Home New York Report El Mundo Del Piano Latinoamericano Festival at Klavierhaus

El Mundo Del Piano Latinoamericano Festival at Klavierhaus

From Friday, March 10 to Sunday, March 12, KLAVIERHAUS offered music lovers a rare opportunity to experience established and emerging pianists in a unique and intimate setting. Billed as “El Mundo Del Piano Latinoamericano Piano Festival,” the ambitious lineup included pianists David Virelles, Arcoiris Sandoval, David Chesky, Hector Martignon, Elio Villafranca, Axel Tosca, guitarist Brandon Ross, bassist David Finck, saxophonist Vincent Herring, vibraphonist Christos Rafaildes and vocalist, Xiomara Lougart. The evening’s other” “star” was a majestic hand-crafted Fazioli piano, remarkable for its brightness, clarity, warmth, and rich harmonics.
The evening began with jazz pianist and composer Arcoiris Sandoval. Originally from Arizona, she is a Fulbright award recipient currently residing in New York City and has performed at numerous festivals worldwide. Also, she and bassist Mimi Jones are the co-directors and composers of the D.O.M.E. Experience, an award-winning, environmentally and socially motivated orchestra featuring cinematography as well as dance and a rotating roster of acclaimed musicians including Wayne Escoffery, Steve Wilson, Dayna Stephens, and many others. 
Arcoiris Sandoval
ARCOIRIS (which means “Rainbow” in Spanish) opened with her original composition, “Spiral into Oblivion,” a response to the environmental changes induced by human activity and climate change, followed by a striking interpretation of Wayne Shorter’s “Footprints,” who she cited as an influence and kindred spirit. I enjoyed Sandoval’s passionate and tender interpretations of Billy Eckstine’s “I Want to Talk About You” and Brazilian composer Ivan Lins’ “Love Dance” and her powerful and imaginative interpretation of Herbie Hancock’s “Maiden Voyage.” For a taste of Sandoval and her trio, Sonic Asylum, check out her debut recording, “First Voyage,which won a Global Music Award at bandcamp.com.
Hector Martignon, Christos Rafaildes
New York-based, Colombian-born HECTOR MARTIGNON has composed, orchestrated, produced, performed, and recorded various genres, from Classical and Crossover to Jazz and World Music to Rock and Pop. His five albums as a leader, two as co-leader (Mozart’s Blue Fantasies and Bach’s Secret Files), and his work on over a hundred albums, scores for five feature films, three Broadway Musicals, and multiple other projects showcase his wide-ranging area of expertise.
At Klavierhaus, Martignon’s prowess as a performer and composer was on full display. For the most part, he performed original compositions such as “Someday My Spring Will Come,” “Blind Date,” “Ode to Gismonti,” and “She Said She Was from Sarajevo.” I particularly enjoyed Martignon’s interpretation of the boleros “La Puerta” and “La Propuesta.”
I was introduced to Martignon’s virtuosity through Ray Barretto and New World Spirit and, later, the albums “Refugee” and “Second Chance.” The series at Klavierhaus marked the first time I experienced the majesty of Martignon as a soloist, who is as masterful as his compositions are prolific.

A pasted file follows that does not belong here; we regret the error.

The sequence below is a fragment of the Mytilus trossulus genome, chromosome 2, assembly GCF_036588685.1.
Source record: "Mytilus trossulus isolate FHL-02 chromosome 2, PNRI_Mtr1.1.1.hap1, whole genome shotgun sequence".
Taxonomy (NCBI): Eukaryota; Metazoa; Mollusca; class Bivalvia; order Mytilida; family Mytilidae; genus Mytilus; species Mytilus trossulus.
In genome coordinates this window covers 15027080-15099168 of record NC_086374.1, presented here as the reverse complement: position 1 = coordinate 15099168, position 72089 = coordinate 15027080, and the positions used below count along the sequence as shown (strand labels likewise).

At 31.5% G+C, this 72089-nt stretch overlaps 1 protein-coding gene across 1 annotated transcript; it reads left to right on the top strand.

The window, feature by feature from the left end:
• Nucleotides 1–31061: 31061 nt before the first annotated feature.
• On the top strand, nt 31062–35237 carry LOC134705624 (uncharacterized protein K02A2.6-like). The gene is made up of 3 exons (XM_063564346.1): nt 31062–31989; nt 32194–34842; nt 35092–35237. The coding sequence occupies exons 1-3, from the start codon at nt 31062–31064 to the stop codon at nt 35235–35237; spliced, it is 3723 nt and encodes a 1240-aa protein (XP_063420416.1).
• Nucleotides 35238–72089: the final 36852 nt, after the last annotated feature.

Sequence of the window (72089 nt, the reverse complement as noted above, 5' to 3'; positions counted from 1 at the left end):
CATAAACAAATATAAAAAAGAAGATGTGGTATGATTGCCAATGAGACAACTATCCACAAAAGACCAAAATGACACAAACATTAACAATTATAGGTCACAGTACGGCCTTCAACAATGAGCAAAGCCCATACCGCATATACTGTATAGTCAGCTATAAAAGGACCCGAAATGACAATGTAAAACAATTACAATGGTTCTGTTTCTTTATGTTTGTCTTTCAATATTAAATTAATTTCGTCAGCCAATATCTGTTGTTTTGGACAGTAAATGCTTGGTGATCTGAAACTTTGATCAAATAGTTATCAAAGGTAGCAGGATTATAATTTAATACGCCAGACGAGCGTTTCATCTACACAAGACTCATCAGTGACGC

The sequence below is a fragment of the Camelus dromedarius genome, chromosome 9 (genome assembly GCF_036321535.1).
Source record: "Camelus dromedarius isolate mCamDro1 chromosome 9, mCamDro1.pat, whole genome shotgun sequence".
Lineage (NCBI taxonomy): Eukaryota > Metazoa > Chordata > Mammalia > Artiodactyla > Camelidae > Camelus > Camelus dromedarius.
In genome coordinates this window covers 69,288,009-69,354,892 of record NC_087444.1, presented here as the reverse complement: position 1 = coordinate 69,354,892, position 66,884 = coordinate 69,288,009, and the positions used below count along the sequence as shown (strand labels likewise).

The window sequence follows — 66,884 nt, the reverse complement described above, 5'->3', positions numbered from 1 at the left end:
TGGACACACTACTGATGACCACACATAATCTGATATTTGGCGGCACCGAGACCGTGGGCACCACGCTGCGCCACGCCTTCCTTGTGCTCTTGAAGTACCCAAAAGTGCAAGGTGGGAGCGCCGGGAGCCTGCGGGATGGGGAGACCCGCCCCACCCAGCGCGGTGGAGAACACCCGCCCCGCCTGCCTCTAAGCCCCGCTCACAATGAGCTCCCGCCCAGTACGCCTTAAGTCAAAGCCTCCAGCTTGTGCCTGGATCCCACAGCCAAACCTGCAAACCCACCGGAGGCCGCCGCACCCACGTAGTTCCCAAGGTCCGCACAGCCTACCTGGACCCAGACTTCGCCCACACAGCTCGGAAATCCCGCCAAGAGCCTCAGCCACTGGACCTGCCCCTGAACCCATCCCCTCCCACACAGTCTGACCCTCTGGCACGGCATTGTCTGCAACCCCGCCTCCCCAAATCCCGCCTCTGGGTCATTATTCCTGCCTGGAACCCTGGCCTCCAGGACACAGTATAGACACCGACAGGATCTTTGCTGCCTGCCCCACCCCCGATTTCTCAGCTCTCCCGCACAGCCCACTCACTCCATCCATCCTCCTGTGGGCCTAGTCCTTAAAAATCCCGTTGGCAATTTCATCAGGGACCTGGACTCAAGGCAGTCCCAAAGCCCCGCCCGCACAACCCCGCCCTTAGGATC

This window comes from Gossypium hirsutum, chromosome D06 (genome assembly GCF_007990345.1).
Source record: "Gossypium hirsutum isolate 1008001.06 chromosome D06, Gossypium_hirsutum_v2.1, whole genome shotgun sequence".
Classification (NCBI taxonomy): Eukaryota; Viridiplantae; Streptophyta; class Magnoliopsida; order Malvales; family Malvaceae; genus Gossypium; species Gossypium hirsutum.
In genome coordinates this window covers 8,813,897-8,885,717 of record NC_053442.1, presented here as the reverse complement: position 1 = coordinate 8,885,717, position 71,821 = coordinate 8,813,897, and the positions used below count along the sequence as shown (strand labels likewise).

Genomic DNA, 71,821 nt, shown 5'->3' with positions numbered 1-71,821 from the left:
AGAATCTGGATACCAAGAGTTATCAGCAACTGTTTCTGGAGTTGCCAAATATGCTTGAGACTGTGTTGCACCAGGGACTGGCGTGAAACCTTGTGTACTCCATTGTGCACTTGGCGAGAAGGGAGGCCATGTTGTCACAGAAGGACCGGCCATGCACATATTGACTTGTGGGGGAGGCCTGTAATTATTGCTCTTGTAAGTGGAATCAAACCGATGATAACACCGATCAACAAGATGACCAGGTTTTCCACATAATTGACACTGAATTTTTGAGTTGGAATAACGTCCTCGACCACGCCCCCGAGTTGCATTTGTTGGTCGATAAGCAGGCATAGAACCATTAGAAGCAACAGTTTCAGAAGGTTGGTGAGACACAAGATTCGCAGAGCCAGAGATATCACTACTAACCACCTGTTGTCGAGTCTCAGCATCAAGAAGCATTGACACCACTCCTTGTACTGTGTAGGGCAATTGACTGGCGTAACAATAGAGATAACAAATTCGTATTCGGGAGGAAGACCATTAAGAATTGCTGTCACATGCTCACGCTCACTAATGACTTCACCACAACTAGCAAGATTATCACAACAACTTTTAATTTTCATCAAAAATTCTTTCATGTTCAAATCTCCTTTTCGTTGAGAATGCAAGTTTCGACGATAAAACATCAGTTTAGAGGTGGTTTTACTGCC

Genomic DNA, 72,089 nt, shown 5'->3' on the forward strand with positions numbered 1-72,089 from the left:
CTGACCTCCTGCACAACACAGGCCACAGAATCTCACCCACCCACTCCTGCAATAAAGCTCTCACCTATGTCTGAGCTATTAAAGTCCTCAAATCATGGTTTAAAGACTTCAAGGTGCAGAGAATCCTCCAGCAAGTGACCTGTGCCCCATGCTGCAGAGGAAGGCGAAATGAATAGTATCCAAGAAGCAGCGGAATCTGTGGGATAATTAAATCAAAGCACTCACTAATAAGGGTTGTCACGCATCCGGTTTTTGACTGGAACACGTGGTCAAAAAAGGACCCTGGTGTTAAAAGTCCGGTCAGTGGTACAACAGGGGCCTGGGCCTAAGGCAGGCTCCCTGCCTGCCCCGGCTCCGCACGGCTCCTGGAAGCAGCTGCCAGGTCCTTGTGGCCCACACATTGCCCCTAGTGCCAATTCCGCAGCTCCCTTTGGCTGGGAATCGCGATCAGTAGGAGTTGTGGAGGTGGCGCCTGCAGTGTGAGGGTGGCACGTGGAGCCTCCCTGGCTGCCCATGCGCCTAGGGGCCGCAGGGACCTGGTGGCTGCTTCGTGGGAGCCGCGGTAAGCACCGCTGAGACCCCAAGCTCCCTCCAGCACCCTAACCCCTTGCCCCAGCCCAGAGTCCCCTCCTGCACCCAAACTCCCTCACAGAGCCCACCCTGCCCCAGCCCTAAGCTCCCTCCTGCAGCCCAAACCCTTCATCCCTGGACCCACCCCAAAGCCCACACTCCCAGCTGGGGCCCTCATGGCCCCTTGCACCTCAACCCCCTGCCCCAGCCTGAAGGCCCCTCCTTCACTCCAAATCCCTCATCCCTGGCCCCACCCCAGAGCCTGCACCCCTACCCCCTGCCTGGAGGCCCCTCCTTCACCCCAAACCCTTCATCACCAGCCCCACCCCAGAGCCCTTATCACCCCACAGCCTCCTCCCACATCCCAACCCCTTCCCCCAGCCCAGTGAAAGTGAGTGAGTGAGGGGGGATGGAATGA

Midway through Martignon’s set, he introduced the Greek vibraphonist composer CHRISTOS RAFAILDES, who did a masterful job accompanying him. As evidenced by the lively and collegial interaction, the duo have a long-standing professional and personal relationship. For a taste of Martignon in a big band setting, check out “Big Band Theory,” which was selected by Downbeat magazine as one of the Best Albums of 2016.
Despite the historic lineup and affordable ticket prices, the turnout could have been better. Nevertheless, curator James Luce says he will return with a piano series, possibly dedicated to Thelonious Monk, next year. It is worth noting total monthly consumer spending on music in the US decreased by 45 percent compared to pre-pandemic, with live music events and physical sales being the most severely affected. The good news? You can experience incredible live music at affordable prices if you know where to look. Klavierhaus is proof.


KLAVIERHUAS was founded in 1993 by Gabor and Sujatri Reisinger in New York City. The brothers became known for their high-quality craftsmanship and collaborative approach to creating instruments according to artists’ individual needs.
Their efforts have earned international acclaim from world-class performers, students, teachers, and music lovers across all genres. Many of them found a friend in the brothers and a home away from home at Klavierhaus.
Musicians they have worked with include Richard Goode, Sir Andras Schiff, Gyorgy Kurtag, Angela Hewitt, Garrick Ohlsson, Herbie Hancock, Simone Dinnerstein, Yuja Wang, Geri Allen, and Jack DeJohnette.
Klavierhaus’ concert pianos have appeared on stage at venues such as the Lincoln Center, Carnegie Hall, the Kennedy Center, the White House, the Library of Congress, Jazz at Lincoln Center, the Metropolitan Museum of Art, the Whitney Museum of American Art, and have been included in the Yale Collection of Musical Instruments.
They have worked with institutions worldwide, including The Cooper Union, the National Theater of Costa Rica, Columbia University, N.Y.U., Smith College, WNYC, the Flagler Museum, and Vizcaya.
Klavierhaus has been featured in the New York Times, House Beautiful, Architectural Digest, and the Robb Report.


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